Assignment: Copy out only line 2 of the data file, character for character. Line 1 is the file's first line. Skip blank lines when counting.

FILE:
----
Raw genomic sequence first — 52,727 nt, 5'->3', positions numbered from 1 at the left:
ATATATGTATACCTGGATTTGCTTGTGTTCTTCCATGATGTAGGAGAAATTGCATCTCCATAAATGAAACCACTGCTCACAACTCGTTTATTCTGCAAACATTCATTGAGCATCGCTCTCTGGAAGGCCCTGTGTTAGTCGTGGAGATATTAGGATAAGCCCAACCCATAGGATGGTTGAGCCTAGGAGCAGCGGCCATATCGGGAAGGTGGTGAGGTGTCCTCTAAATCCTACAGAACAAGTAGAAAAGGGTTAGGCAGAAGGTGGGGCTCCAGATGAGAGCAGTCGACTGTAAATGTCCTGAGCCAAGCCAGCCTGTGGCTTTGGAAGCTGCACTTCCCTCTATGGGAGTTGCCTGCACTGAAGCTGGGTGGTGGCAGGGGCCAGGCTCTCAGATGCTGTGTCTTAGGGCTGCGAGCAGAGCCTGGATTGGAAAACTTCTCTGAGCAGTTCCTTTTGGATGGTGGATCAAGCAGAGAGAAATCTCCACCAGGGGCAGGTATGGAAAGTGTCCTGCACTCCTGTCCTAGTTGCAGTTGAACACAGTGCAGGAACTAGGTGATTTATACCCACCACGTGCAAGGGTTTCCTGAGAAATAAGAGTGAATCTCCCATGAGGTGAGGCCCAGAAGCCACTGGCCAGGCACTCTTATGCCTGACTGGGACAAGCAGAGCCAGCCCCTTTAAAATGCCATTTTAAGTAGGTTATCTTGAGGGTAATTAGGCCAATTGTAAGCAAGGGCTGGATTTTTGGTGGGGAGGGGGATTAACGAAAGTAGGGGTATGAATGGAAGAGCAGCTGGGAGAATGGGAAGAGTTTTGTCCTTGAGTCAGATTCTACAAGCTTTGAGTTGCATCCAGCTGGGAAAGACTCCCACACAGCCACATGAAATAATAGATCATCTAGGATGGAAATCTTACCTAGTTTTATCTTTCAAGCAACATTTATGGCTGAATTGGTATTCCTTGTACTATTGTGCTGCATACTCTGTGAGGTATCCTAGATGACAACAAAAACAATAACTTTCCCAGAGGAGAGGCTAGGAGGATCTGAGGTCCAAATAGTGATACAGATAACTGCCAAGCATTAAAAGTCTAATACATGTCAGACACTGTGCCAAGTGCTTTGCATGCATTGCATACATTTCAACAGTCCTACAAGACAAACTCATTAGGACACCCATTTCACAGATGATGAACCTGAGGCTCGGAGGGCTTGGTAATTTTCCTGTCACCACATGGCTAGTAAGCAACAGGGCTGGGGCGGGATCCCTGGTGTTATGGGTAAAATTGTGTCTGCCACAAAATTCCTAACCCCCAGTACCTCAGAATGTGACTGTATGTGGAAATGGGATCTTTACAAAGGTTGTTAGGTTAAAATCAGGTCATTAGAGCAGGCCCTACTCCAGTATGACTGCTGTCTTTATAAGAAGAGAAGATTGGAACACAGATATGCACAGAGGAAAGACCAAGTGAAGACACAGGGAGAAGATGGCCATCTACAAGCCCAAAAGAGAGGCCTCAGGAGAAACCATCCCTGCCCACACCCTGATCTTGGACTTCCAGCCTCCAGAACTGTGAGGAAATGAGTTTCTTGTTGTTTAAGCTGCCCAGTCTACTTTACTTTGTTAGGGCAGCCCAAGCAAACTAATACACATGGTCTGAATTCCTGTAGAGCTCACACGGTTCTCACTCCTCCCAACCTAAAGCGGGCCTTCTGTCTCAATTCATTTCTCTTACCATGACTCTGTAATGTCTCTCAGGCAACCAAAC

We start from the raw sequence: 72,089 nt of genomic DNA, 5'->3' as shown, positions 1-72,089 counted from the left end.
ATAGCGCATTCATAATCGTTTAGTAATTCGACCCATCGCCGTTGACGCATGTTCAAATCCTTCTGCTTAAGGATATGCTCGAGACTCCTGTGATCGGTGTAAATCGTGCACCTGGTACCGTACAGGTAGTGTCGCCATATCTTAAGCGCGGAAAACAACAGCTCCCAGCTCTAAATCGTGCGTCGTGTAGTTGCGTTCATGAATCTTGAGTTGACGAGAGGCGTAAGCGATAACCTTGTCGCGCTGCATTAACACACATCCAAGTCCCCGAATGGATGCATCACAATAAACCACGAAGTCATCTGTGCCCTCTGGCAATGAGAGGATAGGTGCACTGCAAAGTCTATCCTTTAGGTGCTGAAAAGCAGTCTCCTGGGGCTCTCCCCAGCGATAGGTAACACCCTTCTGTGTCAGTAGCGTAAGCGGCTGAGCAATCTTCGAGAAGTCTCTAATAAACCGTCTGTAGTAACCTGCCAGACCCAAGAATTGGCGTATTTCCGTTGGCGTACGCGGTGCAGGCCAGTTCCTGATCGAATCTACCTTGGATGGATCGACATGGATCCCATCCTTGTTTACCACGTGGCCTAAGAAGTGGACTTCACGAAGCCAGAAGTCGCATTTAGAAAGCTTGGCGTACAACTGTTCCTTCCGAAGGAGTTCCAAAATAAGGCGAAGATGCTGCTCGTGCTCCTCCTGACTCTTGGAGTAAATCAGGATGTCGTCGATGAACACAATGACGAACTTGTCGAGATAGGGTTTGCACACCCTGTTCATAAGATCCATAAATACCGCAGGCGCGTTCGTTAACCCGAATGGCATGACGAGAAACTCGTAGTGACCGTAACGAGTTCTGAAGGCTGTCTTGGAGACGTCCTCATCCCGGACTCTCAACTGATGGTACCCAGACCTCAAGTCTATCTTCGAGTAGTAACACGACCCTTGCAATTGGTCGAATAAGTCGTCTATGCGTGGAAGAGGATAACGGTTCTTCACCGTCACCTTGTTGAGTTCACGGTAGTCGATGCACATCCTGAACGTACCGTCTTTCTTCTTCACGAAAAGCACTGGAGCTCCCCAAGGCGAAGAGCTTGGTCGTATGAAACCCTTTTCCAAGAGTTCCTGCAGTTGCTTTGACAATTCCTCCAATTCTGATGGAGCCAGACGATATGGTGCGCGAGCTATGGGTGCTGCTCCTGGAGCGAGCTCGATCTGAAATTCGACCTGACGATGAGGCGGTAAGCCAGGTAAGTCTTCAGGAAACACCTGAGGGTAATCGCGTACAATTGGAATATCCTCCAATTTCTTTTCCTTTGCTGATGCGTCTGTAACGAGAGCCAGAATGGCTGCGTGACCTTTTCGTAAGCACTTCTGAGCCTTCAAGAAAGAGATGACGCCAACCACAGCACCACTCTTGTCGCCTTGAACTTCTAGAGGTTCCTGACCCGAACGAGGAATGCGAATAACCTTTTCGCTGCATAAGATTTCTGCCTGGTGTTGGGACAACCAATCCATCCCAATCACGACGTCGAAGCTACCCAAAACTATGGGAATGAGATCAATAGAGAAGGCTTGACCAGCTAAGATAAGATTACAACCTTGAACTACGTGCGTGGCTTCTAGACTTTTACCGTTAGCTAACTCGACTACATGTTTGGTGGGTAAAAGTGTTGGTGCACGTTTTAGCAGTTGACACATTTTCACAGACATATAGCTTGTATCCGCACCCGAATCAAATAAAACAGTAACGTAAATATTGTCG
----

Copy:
ATATATGTATACCTGGATTTGCTTGTGTTCTTCCATGATGTAGGAGAAATTGCATCTCCATAAATGAAACCACTGCTCACAACTCGTTTATTCTGCAAACATTCATTGAGCATCGCTCTCTGGAAGGCCCTGTGTTAGTCGTGGAGATATTAGGATAAGCCCAACCCATAGGATGGTTGAGCCTAGGAGCAGCGGCCATATCGGGAAGGTGGTGAGGTGTCCTCTAAATCCTACAGAACAAGTAGAAAAGGGTTAGGCAGAAGGTGGGGCTCCAGATGAGAGCAGTCGACTGTAAATGTCCTGAGCCAAGCCAGCCTGTGGCTTTGGAAGCTGCACTTCCCTCTATGGGAGTTGCCTGCACTGAAGCTGGGTGGTGGCAGGGGCCAGGCTCTCAGATGCTGTGTCTTAGGGCTGCGAGCAGAGCCTGGATTGGAAAACTTCTCTGAGCAGTTCCTTTTGGATGGTGGATCAAGCAGAGAGAAATCTCCACCAGGGGCAGGTATGGAAAGTGTCCTGCACTCCTGTCCTAGTTGCAGTTGAACACAGTGCAGGAACTAGGTGATTTATACCCACCACGTGCAAGGGTTTCCTGAGAAATAAGAGTGAATCTCCCATGAGGTGAGGCCCAGAAGCCACTGGCCAGGCACTCTTATGCCTGACTGGGACAAGCAGAGCCAGCCCCTTTAAAATGCCATTTTAAGTAGGTTATCTTGAGGGTAATTAGGCCAATTGTAAGCAAGGGCTGGATTTTTGGTGGGGAGGGGGATTAACGAAAGTAGGGGTATGAATGGAAGAGCAGCTGGGAGAATGGGAAGAGTTTTGTCCTTGAGTCAGATTCTACAAGCTTTGAGTTGCATCCAGCTGGGAAAGACTCCCACACAGCCACATGAAATAATAGATCATCTAGGATGGAAATCTTACCTAGTTTTATCTTTCAAGCAACATTTATGGCTGAATTGGTATTCCTTGTACTATTGTGCTGCATACTCTGTGAGGTATCCTAGATGACAACAAAAACAATAACTTTCCCAGAGGAGAGGCTAGGAGGATCTGAGGTCCAAATAGTGATACAGATAACTGCCAAGCATTAAAAGTCTAATACATGTCAGACACTGTGCCAAGTGCTTTGCATGCATTGCATACATTTCAACAGTCCTACAAGACAAACTCATTAGGACACCCATTTCACAGATGATGAACCTGAGGCTCGGAGGGCTTGGTAATTTTCCTGTCACCACATGGCTAGTAAGCAACAGGGCTGGGGCGGGATCCCTGGTGTTATGGGTAAAATTGTGTCTGCCACAAAATTCCTAACCCCCAGTACCTCAGAATGTGACTGTATGTGGAAATGGGATCTTTACAAAGGTTGTTAGGTTAAAATCAGGTCATTAGAGCAGGCCCTACTCCAGTATGACTGCTGTCTTTATAAGAAGAGAAGATTGGAACACAGATATGCACAGAGGAAAGACCAAGTGAAGACACAGGGAGAAGATGGCCATCTACAAGCCCAAAAGAGAGGCCTCAGGAGAAACCATCCCTGCCCACACCCTGATCTTGGACTTCCAGCCTCCAGAACTGTGAGGAAATGAGTTTCTTGTTGTTTAAGCTGCCCAGTCTACTTTACTTTGTTAGGGCAGCCCAAGCAAACTAATACACATGGTCTGAATTCCTGTAGAGCTCACACGGTTCTCACTCCTCCCAACCTAAAGCGGGCCTTCTGTCTCAATTCATTTCTCTTACCATGACTCTGTAATGTCTCTCAGGCAACCAAAC